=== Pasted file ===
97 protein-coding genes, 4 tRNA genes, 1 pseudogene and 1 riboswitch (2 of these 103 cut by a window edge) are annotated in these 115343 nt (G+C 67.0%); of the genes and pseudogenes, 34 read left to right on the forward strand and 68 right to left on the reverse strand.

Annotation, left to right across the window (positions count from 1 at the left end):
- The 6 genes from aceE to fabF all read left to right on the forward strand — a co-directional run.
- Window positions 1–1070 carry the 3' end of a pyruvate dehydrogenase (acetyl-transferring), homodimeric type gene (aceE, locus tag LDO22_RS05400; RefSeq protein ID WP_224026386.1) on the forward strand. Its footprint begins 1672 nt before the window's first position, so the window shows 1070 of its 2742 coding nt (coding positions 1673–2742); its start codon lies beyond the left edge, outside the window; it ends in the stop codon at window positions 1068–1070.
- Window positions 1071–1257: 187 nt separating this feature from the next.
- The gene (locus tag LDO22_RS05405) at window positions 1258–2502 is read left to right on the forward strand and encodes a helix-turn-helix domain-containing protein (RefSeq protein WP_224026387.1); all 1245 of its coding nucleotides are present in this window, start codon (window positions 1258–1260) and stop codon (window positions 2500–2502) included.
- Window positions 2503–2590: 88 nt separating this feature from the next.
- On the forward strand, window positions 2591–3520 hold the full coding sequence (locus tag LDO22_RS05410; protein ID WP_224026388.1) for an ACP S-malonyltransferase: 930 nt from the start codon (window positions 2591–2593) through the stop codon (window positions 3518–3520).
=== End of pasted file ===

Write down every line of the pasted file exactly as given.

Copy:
97 protein-coding genes, 4 tRNA genes, 1 pseudogene and 1 riboswitch (2 of these 103 cut by a window edge) are annotated in these 115343 nt (G+C 67.0%); of the genes and pseudogenes, 34 read left to right on the forward strand and 68 right to left on the reverse strand.

Annotation, left to right across the window (positions count from 1 at the left end):
- The 6 genes from aceE to fabF all read left to right on the forward strand — a co-directional run.
- Window positions 1–1070 carry the 3' end of a pyruvate dehydrogenase (acetyl-transferring), homodimeric type gene (aceE, locus tag LDO22_RS05400; RefSeq protein ID WP_224026386.1) on the forward strand. Its footprint begins 1672 nt before the window's first position, so the window shows 1070 of its 2742 coding nt (coding positions 1673–2742); its start codon lies beyond the left edge, outside the window; it ends in the stop codon at window positions 1068–1070.
- Window positions 1071–1257: 187 nt separating this feature from the next.
- The gene (locus tag LDO22_RS05405) at window positions 1258–2502 is read left to right on the forward strand and encodes a helix-turn-helix domain-containing protein (RefSeq protein WP_224026387.1); all 1245 of its coding nucleotides are present in this window, start codon (window positions 1258–1260) and stop codon (window positions 2500–2502) included.
- Window positions 2503–2590: 88 nt separating this feature from the next.
- On the forward strand, window positions 2591–3520 hold the full coding sequence (locus tag LDO22_RS05410; protein ID WP_224026388.1) for an ACP S-malonyltransferase: 930 nt from the start codon (window positions 2591–2593) through the stop codon (window positions 3518–3520).